High economic growth projected for East Africa region

Monday January 22 2018

East Africa is also expected to post the fastest growth on the continent, which will likely attract more investors into the region. FOTOSEARCH

By The EastAfrican

Prices of goods in East Africa are expected to remain stable this year, a reprieve for consumers, following near double-digit inflation last year.

A report by African Development Bank (AfDB) released last week indicates that inflation in the region is expected to fall sharply due to improved crop harvests, having spiked to nearly 10 per cent last year.

East Africa is also expected to post the fastest growth on the continent, which will likely attract more investors into the region.

“Growth is expected to remain buoyant, reaching 5.9 per cent in 2018 and 6.1 per cent in 2019. Strong growth is widespread in the sub-region, with many countries (Djibouti, Ethiopia, Kenya, Rwanda, Tanzania and Uganda) growing five per cent or more,” said AfDB in its 2018 Africa Economic Outlook report on the continent’s macroeconomic performance and prospects.

Factors to spur growth

Some of the factors expected to contribute to faster economic growth are increased private consumption and manufacturing, especially in Tanzania, Kenya and Rwanda, and investment in public infrastructure in Djibouti and Ethiopia.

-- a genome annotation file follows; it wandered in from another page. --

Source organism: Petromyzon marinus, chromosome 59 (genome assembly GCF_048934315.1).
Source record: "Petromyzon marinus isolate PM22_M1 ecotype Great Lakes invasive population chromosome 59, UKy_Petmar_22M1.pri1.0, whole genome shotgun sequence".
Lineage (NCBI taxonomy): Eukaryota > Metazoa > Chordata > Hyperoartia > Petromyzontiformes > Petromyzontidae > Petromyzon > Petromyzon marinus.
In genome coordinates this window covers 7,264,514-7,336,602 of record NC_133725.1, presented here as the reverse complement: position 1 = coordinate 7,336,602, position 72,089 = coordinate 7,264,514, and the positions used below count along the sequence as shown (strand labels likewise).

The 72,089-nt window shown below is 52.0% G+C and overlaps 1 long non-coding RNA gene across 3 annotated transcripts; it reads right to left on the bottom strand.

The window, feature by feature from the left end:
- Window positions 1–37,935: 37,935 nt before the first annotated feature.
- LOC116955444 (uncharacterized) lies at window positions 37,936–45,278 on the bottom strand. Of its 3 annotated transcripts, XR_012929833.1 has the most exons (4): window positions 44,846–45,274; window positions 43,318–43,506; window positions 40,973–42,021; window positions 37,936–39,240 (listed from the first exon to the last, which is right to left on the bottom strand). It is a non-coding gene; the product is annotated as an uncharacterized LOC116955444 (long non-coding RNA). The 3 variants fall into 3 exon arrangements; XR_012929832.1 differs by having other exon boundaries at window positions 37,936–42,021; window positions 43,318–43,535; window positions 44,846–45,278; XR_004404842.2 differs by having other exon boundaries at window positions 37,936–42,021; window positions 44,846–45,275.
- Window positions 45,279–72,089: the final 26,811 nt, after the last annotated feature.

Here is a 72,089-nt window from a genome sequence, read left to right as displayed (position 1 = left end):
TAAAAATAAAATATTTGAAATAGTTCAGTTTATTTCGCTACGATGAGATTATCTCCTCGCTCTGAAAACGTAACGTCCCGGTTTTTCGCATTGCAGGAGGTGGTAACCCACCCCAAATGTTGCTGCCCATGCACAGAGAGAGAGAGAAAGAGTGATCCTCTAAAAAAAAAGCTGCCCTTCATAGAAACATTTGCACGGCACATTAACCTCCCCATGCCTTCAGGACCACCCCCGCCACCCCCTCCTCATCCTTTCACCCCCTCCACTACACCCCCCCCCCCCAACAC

“African economies have been resilient and are gaining momentum,” said Akinwumi Adesina, president of AfDB. “Challenges remain, especially for the structural transformations that would create more jobs and reduce poverty by deepening investment in agriculture and developing agricultural value chains to spur modern manufacturing and services.”

At the launch of the report at the headquarters in Abidjan on Wednesday, Mr Adesina said that Africa’s infrastructure requirements are about $130 billion to 170 billion a year. “That’s far higher than the long-accepted figure of $93 billion a year,” he noted.

Drought in 2017 resulted in poor harvests especially for staple foods such as maize in Kenya, which led to the government subsidising flour prices.

READ: Prolonged electoral period and drought to dim East Africa’s growth


Uptake of debt remained a key concern in the region especially in Kenya, where AfDB warned that expected maturities may cause distress.

High public consumption has seen the government post large fiscal deficits that have been bridged by loans. Kenya’s debt burden has doubled in the past five years to Ksh4.48 trillion ($43.5 billion), now at 54 per cent of its GDP.

The Treasury, with the backing of the International Monetary Fund and World Bank, has maintained that the debt level is sustainable, but questions remain about the ability of projects to service the debts.

Debt repayment

The Treasury recently took on new debt to settle loans that fell due. Debt repayment has become the country’s single-largest public expenditure item, with Treasury setting aside Ksh658 billion ($6.4 billion) to service it.

AfDB raised similar concerns about Uganda, which has been taking up debt to bridge budget deficits attributed to low revenue collections.